1 sur 1 personnes ont trouvé le commentaire suivant utile
Beautifully arranged by Lou Pommani, the songs on SOUL BALLADS are, for the most part,
excellent choices for David Clayton-Thomas' husky baritone. More importantly, they reflect
the inspiration he received from the rhythm and blues greats who touched his spirit and
mind as a young man.
On SOUL BALLADS, the strings,subdued horns, electric guitars and other musical elements
coalesce to create the sort of sympathetic backing that allows Clayton-Thomas to ride a gentle
groove that allows his singing to embrace and express the meaning in the songs he has chosen.
I was never a fan of the punchy, block-cadenced style that Blood. Sweat, and
Tears emphasized, so hearing David Clayton-Thomas sing as he does on SOUL BALLADS is, for me,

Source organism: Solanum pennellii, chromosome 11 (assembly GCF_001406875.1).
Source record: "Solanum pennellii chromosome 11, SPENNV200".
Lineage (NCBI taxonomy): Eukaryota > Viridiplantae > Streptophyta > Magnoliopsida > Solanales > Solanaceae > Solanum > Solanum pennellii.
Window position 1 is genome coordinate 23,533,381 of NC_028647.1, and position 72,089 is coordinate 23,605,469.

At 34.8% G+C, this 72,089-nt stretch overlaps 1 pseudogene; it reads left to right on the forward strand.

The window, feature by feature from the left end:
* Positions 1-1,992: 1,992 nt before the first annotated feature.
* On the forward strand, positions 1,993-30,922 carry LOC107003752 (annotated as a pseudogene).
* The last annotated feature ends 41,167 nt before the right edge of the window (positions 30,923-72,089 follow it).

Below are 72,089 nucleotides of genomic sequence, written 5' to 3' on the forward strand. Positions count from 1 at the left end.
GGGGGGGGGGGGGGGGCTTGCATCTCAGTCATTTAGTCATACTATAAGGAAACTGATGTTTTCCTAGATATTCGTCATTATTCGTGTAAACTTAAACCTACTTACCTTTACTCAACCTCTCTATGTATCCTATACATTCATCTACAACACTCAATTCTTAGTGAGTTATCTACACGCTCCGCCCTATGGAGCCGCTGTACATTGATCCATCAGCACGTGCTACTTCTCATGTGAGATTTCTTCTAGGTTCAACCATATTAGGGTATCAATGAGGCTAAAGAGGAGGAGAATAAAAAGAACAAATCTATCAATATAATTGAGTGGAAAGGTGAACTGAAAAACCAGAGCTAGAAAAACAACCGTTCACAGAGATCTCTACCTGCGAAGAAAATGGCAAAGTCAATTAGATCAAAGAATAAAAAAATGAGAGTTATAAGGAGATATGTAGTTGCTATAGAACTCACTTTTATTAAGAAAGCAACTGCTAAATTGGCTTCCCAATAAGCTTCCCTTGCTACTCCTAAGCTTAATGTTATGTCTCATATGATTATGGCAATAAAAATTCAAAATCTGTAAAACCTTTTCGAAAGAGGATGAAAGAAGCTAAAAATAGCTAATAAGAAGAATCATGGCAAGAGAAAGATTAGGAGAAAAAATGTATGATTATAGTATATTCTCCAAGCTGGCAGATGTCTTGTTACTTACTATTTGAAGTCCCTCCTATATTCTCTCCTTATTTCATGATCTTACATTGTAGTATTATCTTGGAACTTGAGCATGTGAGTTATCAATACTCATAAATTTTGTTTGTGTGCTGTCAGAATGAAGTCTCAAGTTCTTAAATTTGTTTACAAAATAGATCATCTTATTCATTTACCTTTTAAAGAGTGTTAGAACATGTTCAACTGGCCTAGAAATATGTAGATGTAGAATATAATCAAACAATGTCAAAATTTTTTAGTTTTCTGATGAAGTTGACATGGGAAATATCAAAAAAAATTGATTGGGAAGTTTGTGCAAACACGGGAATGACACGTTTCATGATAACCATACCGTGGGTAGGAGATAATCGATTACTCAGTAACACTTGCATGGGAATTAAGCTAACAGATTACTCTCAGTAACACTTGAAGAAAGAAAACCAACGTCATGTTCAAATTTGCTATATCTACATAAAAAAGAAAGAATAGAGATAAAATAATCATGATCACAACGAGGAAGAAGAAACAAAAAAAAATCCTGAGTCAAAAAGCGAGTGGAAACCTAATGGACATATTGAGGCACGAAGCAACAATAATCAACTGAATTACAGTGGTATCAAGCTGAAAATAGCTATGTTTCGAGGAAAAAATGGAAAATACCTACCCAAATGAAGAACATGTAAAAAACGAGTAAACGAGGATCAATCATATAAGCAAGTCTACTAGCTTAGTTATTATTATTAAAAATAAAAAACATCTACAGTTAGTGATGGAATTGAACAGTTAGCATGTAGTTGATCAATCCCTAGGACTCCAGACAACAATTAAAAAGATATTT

a welcome contrast to the bombast of the BS&T years.
The sequencing of the strong message songs A Change is Gonna Come, followed by People Get Ready
is inspired, and allow Clayton-Thomas to make a statement that SOUL BALLADS isn't just an oldies rehash.
That shouldn't be a surprise,though, given that Clayton-Thomas' big, pre-world fame single was
Brainwashed, an extraordinary melding of rock and jazz elements with heavy lyrics delivered
in powerhouse fashion. It was a song with something to say, too.
A couple of Otis Redding songs--Dock of the Bay and I've Been Loving You A Little Too
Long--offer a mini-tribute of sorts. To finish off the album, Clayton-Thomas gives
When a Man Loves a Woman a fine treatment.
In the liner notes for SOUL BALLADS, David Clayton-Thomas expresses a wish to do more
albums of a similar kind. I hope that happens.